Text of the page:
The sampler '2' has the picture signal analogue waveform of FIG. 2a supplied from the scanner, shown as box 1, by line 21 to one input terminal 22. Pulses, at the Nyquist interval t, are supplied from a clock pulse generator 31) by line 23 to the other input terminal of the sampler 2. For each pulse from the clock pulse generator 31 the sampler 2' provides an output pulse on line 25 of amplitude corresponding to the instantaneous amplitude of the waveform of FIG. 2a. The resultant amplitude modulated pulses are shown in FIG. 2b, where the base numerals 1 to 20 indicate successive pulse times at intervals t and the dotted outline shows the amplitude of the original analogue waveform.

The apparatus required for the sampler 2 is known and may, for example, be of the form described by Chance et al. in Waveforms and by Millman and Taub in Pulse and Digital Circuits.

The amplitude of each pulse of the waveform of FIG. 2b is evaluated as a 7-bit binary number by the analogueto-digital conveter 2" and this binary number is supplied in parallel at seven output terminals. These seven terminals are connected by seven lines 31 to 37 inclusive, of which only lines 31 and 37 are referenced in FIG. 3, to the supply gate, shown as box 16, by way of a seven channel delay unit, shown as box 17. The output terminals are also connected by lines 41 to 47 inclusive, of which only lines 41 to 47 are referenced in FIG. 3, to the detail detector, shown as box 3.

The analogue-to-digital converter 2" may comprise a coding tube such as that described by Sears in the Bell System Technical Journal, January 1948, page 44, or any other suitable analogue-to-digital converting means.

Detail detector The function of the detail detector 3 is continuously to examine a sequence of consecutive picture samples from the analogue-to-digital converter 2" of FIG. 3 the sequence of samples examined itself progressing continuously and, by examination of the changing amplitudes of the sequence of samples, as represented by the binary numbers representing the sample amplitudes, thereby to define the detail of the picture signal as high-detail or low-detail and to supply an output control signal accordingly.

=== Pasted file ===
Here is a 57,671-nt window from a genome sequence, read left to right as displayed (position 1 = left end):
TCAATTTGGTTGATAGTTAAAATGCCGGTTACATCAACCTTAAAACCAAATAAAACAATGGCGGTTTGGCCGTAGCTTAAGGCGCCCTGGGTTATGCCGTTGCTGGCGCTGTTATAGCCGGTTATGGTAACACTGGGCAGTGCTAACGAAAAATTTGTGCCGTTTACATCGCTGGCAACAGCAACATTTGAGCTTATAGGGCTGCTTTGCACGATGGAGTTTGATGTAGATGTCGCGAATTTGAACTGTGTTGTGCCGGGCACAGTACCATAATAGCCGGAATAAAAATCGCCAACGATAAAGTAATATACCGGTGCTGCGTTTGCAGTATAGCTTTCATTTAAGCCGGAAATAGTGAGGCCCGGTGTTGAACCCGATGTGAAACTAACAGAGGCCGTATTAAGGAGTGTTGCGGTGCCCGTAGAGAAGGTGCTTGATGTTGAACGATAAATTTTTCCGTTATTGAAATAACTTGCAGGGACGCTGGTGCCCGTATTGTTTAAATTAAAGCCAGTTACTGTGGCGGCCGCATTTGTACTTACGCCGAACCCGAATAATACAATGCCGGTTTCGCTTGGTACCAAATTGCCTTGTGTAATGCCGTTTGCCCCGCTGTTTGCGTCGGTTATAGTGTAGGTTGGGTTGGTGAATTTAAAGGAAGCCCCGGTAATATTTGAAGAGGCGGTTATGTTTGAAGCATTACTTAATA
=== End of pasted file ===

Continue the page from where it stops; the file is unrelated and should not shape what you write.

Since the picture sample input data are binary numbers, this operation will be recognised as a logical operation of the general type which is common in digital computing circuit arrangements.

Theoretically, the detail detector may be designed to examine any number of consecutive picture samples. In the embodiment now to be described by way of explanation, four consecutive picture samples are examined.

As explained with reference to FIG. 3, the analogue, picture signal waveform of FIG. 2a is converted by the sampler 2' to the amplitude-varying pulse form of FIG. 2b and the pulse samples are then converted to binary form by the analogue-to-digital converter 2".

The following table shows in nine columns respectively the pulse number shown in FIG. 2b, the relative decimal Binary Digit Pulse Number Relative Amplitude In the following explanation of the detail detector 3, shown in FIG. 4, the waveforms of FIGS. 2b to 2e will be referred to. Although the relative amplitudes are indicated in the figures by pulse height, for convenience, it must be remembered throughout that each picture sample is in 7-bit binary form, according to the above table.

As shown in FIG. 4, the seven output lines 41 to 47 inclusive of the analogue-to-digital converter 2" of FIG. 3 are connected to seven input terminals 51 to 57 inclusive of the detail detector. Each input terminal supplies the first stage, 1.1 to 1.7 inclusive, of a 7-bit, 4-stage shift register. Assuming pulse of FIG. 2b now to be entered in the shift register, the storage elements 1.1 to 1.7 are in the state: l.0.1.0.1.0.0. respectively, the reverse sequence to that of the table above.